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Attempts to end global hunger and improve education are being hampered by a little known group of diseases that affect the world’s poorest and must be tackled too, the head of a body pushing for the elimination of such diseases said.
The 17 diseases infect about 1 billion people living in rural communities in the poorest parts of the world. They include sleeping sickness, yaws, dengue fever, river blindness, Chagas disease and intestinal worms.
“You can spend a lot of resources distributing protein supplements or vitamins, but in the end if you’re administering them to people infested with worms then that supplement is just being eaten by the worms,” Marianne Comparet, director of the London-based International Society for Neglected Tropical Diseases, said in an interview.
“There is a huge overlap in the populations that are the most hungry and at the same time are the most unhealthy, so it makes sense to bridge them both at the same time,” she added.
Intestinal worms are spread through human faeces in areas with poor sanitation, and affect more than 880 million children, according to the World Health Organization.
Like most of this group of diseases, intestinal worms are not usually deadly but they affect people throughout their life.
They strike in early childhood, affecting first children’s education and later their productivity. Some people with leprosy or elephantiasis, which can severely disfigure the body, may become socially ostracized and be unable to marry.
“They may not be fatal, but they do carry a massive cost in terms of human welfare and economic burden to those parts of society,” Comparet said.
Farming is also affected, which in turn affects people’s ability to feed themselves. Sick people are less productive, and some of the diseases are directly caused by farming, she said.
The debilitating dengue fever affects huge numbers of rice farmers, as the water-filled fields become mosquito breeding grounds. The fever incapacitates farming families and healthy family members have to look after the sick.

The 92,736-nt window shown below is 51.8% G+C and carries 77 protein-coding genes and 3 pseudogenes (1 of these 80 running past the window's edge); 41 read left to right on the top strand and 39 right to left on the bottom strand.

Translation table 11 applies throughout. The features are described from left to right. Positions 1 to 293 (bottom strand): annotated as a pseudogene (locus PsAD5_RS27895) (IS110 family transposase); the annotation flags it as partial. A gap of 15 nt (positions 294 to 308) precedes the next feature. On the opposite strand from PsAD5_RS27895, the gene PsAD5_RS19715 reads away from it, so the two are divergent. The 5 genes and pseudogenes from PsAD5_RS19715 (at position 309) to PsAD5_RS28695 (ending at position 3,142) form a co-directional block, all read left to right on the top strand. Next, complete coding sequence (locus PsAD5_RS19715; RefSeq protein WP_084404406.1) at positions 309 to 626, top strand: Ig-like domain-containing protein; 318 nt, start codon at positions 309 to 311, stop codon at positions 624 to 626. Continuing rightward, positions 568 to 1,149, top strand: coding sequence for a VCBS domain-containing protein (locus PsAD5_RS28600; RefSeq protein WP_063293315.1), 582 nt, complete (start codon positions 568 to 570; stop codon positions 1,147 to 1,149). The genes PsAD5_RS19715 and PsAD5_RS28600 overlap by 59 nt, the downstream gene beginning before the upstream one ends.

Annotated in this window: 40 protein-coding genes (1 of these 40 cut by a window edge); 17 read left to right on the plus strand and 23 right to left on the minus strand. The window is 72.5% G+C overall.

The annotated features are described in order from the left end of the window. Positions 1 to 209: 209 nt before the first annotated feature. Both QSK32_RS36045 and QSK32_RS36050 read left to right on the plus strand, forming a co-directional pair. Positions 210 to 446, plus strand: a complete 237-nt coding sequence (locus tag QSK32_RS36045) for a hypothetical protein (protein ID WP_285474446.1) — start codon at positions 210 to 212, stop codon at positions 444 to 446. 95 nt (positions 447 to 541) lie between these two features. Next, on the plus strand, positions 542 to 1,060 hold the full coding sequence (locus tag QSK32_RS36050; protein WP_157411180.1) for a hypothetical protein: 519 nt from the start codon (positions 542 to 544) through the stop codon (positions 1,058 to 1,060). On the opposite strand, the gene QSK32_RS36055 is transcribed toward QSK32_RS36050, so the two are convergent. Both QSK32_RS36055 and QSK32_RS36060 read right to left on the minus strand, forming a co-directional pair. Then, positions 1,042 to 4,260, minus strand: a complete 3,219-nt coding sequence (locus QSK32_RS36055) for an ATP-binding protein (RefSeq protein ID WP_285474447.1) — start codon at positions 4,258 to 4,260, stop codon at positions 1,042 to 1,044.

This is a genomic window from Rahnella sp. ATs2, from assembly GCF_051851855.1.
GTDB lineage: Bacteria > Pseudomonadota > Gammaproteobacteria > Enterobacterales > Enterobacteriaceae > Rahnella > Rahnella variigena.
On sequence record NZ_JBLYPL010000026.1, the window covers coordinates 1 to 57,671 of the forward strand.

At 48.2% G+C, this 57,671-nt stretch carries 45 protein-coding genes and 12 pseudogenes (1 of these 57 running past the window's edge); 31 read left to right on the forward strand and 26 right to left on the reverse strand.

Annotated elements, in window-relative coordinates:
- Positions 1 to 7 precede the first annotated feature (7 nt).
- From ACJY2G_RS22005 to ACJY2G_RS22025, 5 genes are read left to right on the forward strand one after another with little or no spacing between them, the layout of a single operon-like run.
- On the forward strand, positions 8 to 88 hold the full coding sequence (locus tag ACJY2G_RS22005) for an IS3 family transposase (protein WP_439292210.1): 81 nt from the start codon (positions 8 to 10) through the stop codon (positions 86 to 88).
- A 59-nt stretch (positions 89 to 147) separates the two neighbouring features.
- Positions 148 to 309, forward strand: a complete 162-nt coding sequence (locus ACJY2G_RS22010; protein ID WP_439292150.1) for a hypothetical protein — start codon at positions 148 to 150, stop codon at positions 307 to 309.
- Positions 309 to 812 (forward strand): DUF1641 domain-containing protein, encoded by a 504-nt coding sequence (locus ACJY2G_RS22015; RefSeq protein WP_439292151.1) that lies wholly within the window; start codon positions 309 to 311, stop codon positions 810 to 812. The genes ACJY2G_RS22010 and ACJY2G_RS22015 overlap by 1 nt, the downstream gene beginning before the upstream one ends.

Poor farmers live very close to their livestock, which carry some of the diseases.
Guinea worm, caught by drinking infected water, grows in the body and eventually emerges as a long worm through the foot – usually in harvest season. It is extremely painful and can cause severe inflammation.
Many of the diseases are being tackled, and now affect fewer people than before. Guinea worm is on the verge of eradication.
Dengue fever is an exception – it has spread considerably in recent decades, and now affects people in wealthy parts of cities as well as the poorest. But experts hope a vaccine will be available later this year.
Not only hunger programmes would benefit from working with groups tackling the NTDs, Comparet said. “You’ve got fantastic initiatives putting laptops or teachers in schools, but if children aren’t attending the schools because they’re ill, again it’s wasted resources.
“We very much view the NTDs as an acute programme to treat a disease, but also to ensure there’s a solid foundation for the other programmes to grow from,” she added.
Unlike the treatment of other diseases, which starts with doctors and hospitals in capital cities and eventually trickles down to community health centres, treating these NTDs has to start in rural areas.
“We like to think of it as building the health system from the roots upwards. And that requires an absolutely collaborative and inclusive approach,” Comparet said.
She said she feels optimistic about tackling NTDs, which are now attracting greater attention and more funding.
“It’s all a question of time and pace. The concept’s been proven and now it would just be nice to see things happening a lot quicker,” she said.
This article is published in collaboration with The Thomson Reuters Foundation. Publication does not imply endorsement of views by the World Economic Forum.
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Author: Alex Whiting joined the Thomson Reuters Foundation’s editorial team in July 2005, focusing on conflicts and humanitarian crises, women’s rights and corruption.
Image: People prepare to grind cassava roots in Bingerville, near Abidjan, June 24, 2008. REUTERS/ Thierry Gouegnon.
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The views expressed in this article are those of the author alone and not the World Economic Forum.
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